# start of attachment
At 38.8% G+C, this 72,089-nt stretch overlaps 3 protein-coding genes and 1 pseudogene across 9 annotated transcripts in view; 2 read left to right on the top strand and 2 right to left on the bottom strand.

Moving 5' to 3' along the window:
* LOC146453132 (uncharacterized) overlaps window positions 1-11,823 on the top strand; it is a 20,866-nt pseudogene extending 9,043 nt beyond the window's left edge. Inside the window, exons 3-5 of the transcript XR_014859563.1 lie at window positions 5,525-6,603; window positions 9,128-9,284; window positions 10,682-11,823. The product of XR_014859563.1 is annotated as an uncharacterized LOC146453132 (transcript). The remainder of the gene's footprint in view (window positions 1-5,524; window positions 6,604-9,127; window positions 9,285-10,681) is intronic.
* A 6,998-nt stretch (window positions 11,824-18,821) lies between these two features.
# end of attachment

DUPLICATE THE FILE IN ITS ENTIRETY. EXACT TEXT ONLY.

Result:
At 38.8% G+C, this 72,089-nt stretch overlaps 3 protein-coding genes and 1 pseudogene across 9 annotated transcripts in view; 2 read left to right on the top strand and 2 right to left on the bottom strand.

Moving 5' to 3' along the window:
* LOC146453132 (uncharacterized) overlaps window positions 1-11,823 on the top strand; it is a 20,866-nt pseudogene extending 9,043 nt beyond the window's left edge. Inside the window, exons 3-5 of the transcript XR_014859563.1 lie at window positions 5,525-6,603; window positions 9,128-9,284; window positions 10,682-11,823. The product of XR_014859563.1 is annotated as an uncharacterized LOC146453132 (transcript). The remainder of the gene's footprint in view (window positions 1-5,524; window positions 6,604-9,127; window positions 9,285-10,681) is intronic.
* A 6,998-nt stretch (window positions 11,824-18,821) lies between these two features.